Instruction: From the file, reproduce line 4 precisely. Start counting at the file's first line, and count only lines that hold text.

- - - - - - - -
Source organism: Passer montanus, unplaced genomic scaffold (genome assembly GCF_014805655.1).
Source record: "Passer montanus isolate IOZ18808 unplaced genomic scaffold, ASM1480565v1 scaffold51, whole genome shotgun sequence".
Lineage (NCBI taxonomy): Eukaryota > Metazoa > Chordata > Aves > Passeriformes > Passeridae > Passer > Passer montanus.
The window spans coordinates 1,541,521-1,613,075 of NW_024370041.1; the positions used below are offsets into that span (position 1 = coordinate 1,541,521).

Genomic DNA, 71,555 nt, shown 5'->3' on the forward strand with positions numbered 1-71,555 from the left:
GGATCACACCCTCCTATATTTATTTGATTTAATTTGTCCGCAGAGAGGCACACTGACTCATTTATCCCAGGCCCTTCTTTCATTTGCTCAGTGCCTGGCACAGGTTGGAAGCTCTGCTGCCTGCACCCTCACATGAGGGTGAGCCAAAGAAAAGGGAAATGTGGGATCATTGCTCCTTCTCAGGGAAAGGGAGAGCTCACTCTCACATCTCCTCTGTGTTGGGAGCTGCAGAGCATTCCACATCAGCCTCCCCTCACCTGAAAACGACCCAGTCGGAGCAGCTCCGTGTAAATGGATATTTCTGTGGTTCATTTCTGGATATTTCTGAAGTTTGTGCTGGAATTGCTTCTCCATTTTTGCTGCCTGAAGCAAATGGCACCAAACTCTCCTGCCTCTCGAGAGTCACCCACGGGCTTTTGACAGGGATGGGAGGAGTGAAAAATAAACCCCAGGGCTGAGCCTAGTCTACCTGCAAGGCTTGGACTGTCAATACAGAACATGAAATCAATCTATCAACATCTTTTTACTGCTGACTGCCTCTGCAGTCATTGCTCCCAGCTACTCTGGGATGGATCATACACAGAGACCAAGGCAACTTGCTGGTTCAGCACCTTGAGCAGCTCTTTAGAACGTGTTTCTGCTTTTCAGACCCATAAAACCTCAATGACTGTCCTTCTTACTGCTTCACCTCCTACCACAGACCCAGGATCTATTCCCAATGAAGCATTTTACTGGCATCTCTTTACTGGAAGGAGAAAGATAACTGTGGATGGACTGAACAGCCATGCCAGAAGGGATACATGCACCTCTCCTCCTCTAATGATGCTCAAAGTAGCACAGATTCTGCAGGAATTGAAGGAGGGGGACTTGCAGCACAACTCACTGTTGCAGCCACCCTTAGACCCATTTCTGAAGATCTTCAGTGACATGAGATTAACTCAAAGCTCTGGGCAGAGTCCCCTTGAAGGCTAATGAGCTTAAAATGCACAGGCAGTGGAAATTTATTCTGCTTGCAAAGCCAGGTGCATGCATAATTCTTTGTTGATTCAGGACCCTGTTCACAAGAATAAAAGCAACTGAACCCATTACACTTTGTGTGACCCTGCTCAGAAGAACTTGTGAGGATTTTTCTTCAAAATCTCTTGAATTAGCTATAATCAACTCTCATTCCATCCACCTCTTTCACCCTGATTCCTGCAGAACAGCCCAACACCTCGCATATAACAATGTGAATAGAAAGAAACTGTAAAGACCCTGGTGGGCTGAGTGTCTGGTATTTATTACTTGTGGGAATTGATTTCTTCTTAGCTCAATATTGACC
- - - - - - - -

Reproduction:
The window spans coordinates 1,541,521-1,613,075 of NW_024370041.1; the positions used below are offsets into that span (position 1 = coordinate 1,541,521).